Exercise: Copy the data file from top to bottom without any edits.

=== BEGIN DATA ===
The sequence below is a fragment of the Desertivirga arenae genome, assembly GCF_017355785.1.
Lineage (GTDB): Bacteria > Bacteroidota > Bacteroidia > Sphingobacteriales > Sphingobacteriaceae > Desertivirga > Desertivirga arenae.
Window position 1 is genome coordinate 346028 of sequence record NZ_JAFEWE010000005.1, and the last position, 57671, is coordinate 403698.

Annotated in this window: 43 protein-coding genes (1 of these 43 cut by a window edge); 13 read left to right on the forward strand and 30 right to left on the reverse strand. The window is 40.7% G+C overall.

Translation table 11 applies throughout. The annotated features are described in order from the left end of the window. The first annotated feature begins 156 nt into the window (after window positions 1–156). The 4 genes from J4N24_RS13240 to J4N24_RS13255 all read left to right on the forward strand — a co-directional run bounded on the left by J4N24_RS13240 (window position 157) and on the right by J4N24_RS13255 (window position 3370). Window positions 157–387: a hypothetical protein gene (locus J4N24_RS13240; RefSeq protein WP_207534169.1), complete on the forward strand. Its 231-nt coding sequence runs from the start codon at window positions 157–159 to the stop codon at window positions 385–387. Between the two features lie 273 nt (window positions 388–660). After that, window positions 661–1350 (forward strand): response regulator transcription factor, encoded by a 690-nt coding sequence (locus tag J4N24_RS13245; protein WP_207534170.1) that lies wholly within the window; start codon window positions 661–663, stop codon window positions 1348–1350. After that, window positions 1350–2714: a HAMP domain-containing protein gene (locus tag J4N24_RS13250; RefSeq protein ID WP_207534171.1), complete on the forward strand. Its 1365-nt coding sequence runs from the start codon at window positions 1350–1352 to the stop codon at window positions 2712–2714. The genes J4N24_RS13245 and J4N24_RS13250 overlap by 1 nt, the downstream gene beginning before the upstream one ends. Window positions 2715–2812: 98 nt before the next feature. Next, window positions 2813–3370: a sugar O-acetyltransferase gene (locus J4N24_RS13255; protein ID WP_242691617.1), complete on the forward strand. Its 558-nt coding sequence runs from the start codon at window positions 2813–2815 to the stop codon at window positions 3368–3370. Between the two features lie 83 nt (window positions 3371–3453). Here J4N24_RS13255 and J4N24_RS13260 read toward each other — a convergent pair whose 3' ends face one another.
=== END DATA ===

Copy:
The sequence below is a fragment of the Desertivirga arenae genome, assembly GCF_017355785.1.
Lineage (GTDB): Bacteria > Bacteroidota > Bacteroidia > Sphingobacteriales > Sphingobacteriaceae > Desertivirga > Desertivirga arenae.
Window position 1 is genome coordinate 346028 of sequence record NZ_JAFEWE010000005.1, and the last position, 57671, is coordinate 403698.

Annotated in this window: 43 protein-coding genes (1 of these 43 cut by a window edge); 13 read left to right on the forward strand and 30 right to left on the reverse strand. The window is 40.7% G+C overall.

Translation table 11 applies throughout. The annotated features are described in order from the left end of the window. The first annotated feature begins 156 nt into the window (after window positions 1–156). The 4 genes from J4N24_RS13240 to J4N24_RS13255 all read left to right on the forward strand — a co-directional run bounded on the left by J4N24_RS13240 (window position 157) and on the right by J4N24_RS13255 (window position 3370). Window positions 157–387: a hypothetical protein gene (locus J4N24_RS13240; RefSeq protein WP_207534169.1), complete on the forward strand. Its 231-nt coding sequence runs from the start codon at window positions 157–159 to the stop codon at window positions 385–387. Between the two features lie 273 nt (window positions 388–660). After that, window positions 661–1350 (forward strand): response regulator transcription factor, encoded by a 690-nt coding sequence (locus tag J4N24_RS13245; protein WP_207534170.1) that lies wholly within the window; start codon window positions 661–663, stop codon window positions 1348–1350. After that, window positions 1350–2714: a HAMP domain-containing protein gene (locus tag J4N24_RS13250; RefSeq protein ID WP_207534171.1), complete on the forward strand. Its 1365-nt coding sequence runs from the start codon at window positions 1350–1352 to the stop codon at window positions 2712–2714. The genes J4N24_RS13245 and J4N24_RS13250 overlap by 1 nt, the downstream gene beginning before the upstream one ends. Window positions 2715–2812: 98 nt before the next feature. Next, window positions 2813–3370: a sugar O-acetyltransferase gene (locus J4N24_RS13255; protein ID WP_242691617.1), complete on the forward strand. Its 558-nt coding sequence runs from the start codon at window positions 2813–2815 to the stop codon at window positions 3368–3370. Between the two features lie 83 nt (window positions 3371–3453). Here J4N24_RS13255 and J4N24_RS13260 read toward each other — a convergent pair whose 3' ends face one another.